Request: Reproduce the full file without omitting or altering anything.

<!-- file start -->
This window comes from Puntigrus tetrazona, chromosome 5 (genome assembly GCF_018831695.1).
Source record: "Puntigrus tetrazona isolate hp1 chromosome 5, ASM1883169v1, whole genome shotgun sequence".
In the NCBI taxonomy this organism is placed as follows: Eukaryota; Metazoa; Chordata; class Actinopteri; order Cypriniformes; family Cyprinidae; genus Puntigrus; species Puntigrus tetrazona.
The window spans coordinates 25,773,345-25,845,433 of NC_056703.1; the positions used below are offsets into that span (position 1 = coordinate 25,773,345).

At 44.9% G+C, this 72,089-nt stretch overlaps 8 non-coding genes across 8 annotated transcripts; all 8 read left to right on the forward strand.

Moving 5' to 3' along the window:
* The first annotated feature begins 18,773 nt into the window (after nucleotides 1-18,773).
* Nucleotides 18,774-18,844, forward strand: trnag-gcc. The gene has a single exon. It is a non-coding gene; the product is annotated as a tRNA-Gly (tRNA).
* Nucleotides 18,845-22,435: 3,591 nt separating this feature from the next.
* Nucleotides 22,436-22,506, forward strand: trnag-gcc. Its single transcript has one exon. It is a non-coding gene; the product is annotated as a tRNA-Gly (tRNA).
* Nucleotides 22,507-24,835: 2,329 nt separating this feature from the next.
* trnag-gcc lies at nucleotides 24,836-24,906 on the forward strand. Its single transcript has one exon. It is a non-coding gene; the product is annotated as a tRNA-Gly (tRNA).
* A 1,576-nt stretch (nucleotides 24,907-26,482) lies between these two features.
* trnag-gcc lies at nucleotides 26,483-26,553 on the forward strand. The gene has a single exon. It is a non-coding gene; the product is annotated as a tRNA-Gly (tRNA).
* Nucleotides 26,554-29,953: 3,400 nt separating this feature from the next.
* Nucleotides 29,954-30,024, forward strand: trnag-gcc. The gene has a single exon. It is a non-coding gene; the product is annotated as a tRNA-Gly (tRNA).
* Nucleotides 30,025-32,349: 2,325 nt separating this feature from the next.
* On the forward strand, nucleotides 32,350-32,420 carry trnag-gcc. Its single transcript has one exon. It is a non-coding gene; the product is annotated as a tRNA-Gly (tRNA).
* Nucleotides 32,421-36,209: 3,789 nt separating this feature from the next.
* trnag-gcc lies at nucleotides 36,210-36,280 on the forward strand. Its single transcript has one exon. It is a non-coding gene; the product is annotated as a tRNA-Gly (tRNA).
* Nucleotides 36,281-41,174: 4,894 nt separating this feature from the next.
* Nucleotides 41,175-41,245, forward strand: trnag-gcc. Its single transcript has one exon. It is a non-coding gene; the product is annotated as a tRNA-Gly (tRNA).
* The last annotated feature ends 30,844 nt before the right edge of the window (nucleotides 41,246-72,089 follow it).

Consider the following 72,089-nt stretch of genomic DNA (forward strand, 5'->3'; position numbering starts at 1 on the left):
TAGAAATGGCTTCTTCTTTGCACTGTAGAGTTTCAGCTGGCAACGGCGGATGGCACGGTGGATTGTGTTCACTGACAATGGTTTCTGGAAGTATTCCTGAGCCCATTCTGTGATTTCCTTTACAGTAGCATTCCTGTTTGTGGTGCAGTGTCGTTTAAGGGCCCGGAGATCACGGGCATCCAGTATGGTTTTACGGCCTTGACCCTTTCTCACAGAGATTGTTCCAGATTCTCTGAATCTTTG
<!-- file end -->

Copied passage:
This window comes from Puntigrus tetrazona, chromosome 5 (genome assembly GCF_018831695.1).
Source record: "Puntigrus tetrazona isolate hp1 chromosome 5, ASM1883169v1, whole genome shotgun sequence".
In the NCBI taxonomy this organism is placed as follows: Eukaryota; Metazoa; Chordata; class Actinopteri; order Cypriniformes; family Cyprinidae; genus Puntigrus; species Puntigrus tetrazona.
The window spans coordinates 25,773,345-25,845,433 of NC_056703.1; the positions used below are offsets into that span (position 1 = coordinate 25,773,345).

At 44.9% G+C, this 72,089-nt stretch overlaps 8 non-coding genes across 8 annotated transcripts; all 8 read left to right on the forward strand.

Moving 5' to 3' along the window:
* The first annotated feature begins 18,773 nt into the window (after nucleotides 1-18,773).
* Nucleotides 18,774-18,844, forward strand: trnag-gcc. The gene has a single exon. It is a non-coding gene; the product is annotated as a tRNA-Gly (tRNA).
* Nucleotides 18,845-22,435: 3,591 nt separating this feature from the next.
* Nucleotides 22,436-22,506, forward strand: trnag-gcc. Its single transcript has one exon. It is a non-coding gene; the product is annotated as a tRNA-Gly (tRNA).
* Nucleotides 22,507-24,835: 2,329 nt separating this feature from the next.
* trnag-gcc lies at nucleotides 24,836-24,906 on the forward strand. Its single transcript has one exon. It is a non-coding gene; the product is annotated as a tRNA-Gly (tRNA).
* A 1,576-nt stretch (nucleotides 24,907-26,482) lies between these two features.
* trnag-gcc lies at nucleotides 26,483-26,553 on the forward strand. The gene has a single exon. It is a non-coding gene; the product is annotated as a tRNA-Gly (tRNA).
* Nucleotides 26,554-29,953: 3,400 nt separating this feature from the next.
* Nucleotides 29,954-30,024, forward strand: trnag-gcc. The gene has a single exon. It is a non-coding gene; the product is annotated as a tRNA-Gly (tRNA).
* Nucleotides 30,025-32,349: 2,325 nt separating this feature from the next.
* On the forward strand, nucleotides 32,350-32,420 carry trnag-gcc. Its single transcript has one exon. It is a non-coding gene; the product is annotated as a tRNA-Gly (tRNA).
* Nucleotides 32,421-36,209: 3,789 nt separating this feature from the next.
* trnag-gcc lies at nucleotides 36,210-36,280 on the forward strand. Its single transcript has one exon. It is a non-coding gene; the product is annotated as a tRNA-Gly (tRNA).
* Nucleotides 36,281-41,174: 4,894 nt separating this feature from the next.
* Nucleotides 41,175-41,245, forward strand: trnag-gcc. Its single transcript has one exon. It is a non-coding gene; the product is annotated as a tRNA-Gly (tRNA).
* The last annotated feature ends 30,844 nt before the right edge of the window (nucleotides 41,246-72,089 follow it).

Consider the following 72,089-nt stretch of genomic DNA (forward strand, 5'->3'; position numbering starts at 1 on the left):
TAGAAATGGCTTCTTCTTTGCACTGTAGAGTTTCAGCTGGCAACGGCGGATGGCACGGTGGATTGTGTTCACTGACAATGGTTTCTGGAAGTATTCCTGAGCCCATTCTGTGATTTCCTTTACAGTAGCATTCCTGTTTGTGGTGCAGTGTCGTTTAAGGGCCCGGAGATCACGGGCATCCAGTATGGTTTTACGGCCTTGACCCTTTCTCACAGAGATTGTTCCAGATTCTCTGAATCTTTG